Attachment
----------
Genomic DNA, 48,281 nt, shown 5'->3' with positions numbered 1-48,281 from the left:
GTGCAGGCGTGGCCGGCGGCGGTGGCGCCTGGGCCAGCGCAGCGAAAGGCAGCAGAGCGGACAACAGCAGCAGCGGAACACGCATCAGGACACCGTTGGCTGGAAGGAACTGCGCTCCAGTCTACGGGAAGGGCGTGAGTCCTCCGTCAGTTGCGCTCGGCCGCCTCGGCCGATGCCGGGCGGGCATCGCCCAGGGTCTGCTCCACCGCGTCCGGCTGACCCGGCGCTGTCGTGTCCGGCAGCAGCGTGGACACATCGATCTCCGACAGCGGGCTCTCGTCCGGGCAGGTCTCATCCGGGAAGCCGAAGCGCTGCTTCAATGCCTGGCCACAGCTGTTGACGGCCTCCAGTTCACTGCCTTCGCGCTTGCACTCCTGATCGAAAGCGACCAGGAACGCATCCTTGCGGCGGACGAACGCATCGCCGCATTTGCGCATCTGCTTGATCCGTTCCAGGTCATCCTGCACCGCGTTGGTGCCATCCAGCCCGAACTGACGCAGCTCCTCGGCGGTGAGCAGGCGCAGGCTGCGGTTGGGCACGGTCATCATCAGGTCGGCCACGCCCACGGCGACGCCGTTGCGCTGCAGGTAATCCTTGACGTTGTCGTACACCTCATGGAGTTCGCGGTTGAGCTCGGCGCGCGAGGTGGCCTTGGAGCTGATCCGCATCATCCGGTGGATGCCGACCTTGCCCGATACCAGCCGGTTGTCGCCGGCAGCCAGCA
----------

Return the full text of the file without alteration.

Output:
Genomic DNA, 48,281 nt, shown 5'->3' with positions numbered 1-48,281 from the left:
GTGCAGGCGTGGCCGGCGGCGGTGGCGCCTGGGCCAGCGCAGCGAAAGGCAGCAGAGCGGACAACAGCAGCAGCGGAACACGCATCAGGACACCGTTGGCTGGAAGGAACTGCGCTCCAGTCTACGGGAAGGGCGTGAGTCCTCCGTCAGTTGCGCTCGGCCGCCTCGGCCGATGCCGGGCGGGCATCGCCCAGGGTCTGCTCCACCGCGTCCGGCTGACCCGGCGCTGTCGTGTCCGGCAGCAGCGTGGACACATCGATCTCCGACAGCGGGCTCTCGTCCGGGCAGGTCTCATCCGGGAAGCCGAAGCGCTGCTTCAATGCCTGGCCACAGCTGTTGACGGCCTCCAGTTCACTGCCTTCGCGCTTGCACTCCTGATCGAAAGCGACCAGGAACGCATCCTTGCGGCGGACGAACGCATCGCCGCATTTGCGCATCTGCTTGATCCGTTCCAGGTCATCCTGCACCGCGTTGGTGCCATCCAGCCCGAACTGACGCAGCTCCTCGGCGGTGAGCAGGCGCAGGCTGCGGTTGGGCACGGTCATCATCAGGTCGGCCACGCCCACGGCGACGCCGTTGCGCTGCAGGTAATCCTTGACGTTGTCGTACACCTCATGGAGTTCGCGGTTGAGCTCGGCGCGCGAGGTGGCCTTGGAGCTGATCCGCATCATCCGGTGGATGCCGACCTTGCCCGATACCAGCCGGTTGTCGCCGGCAGCCAGCA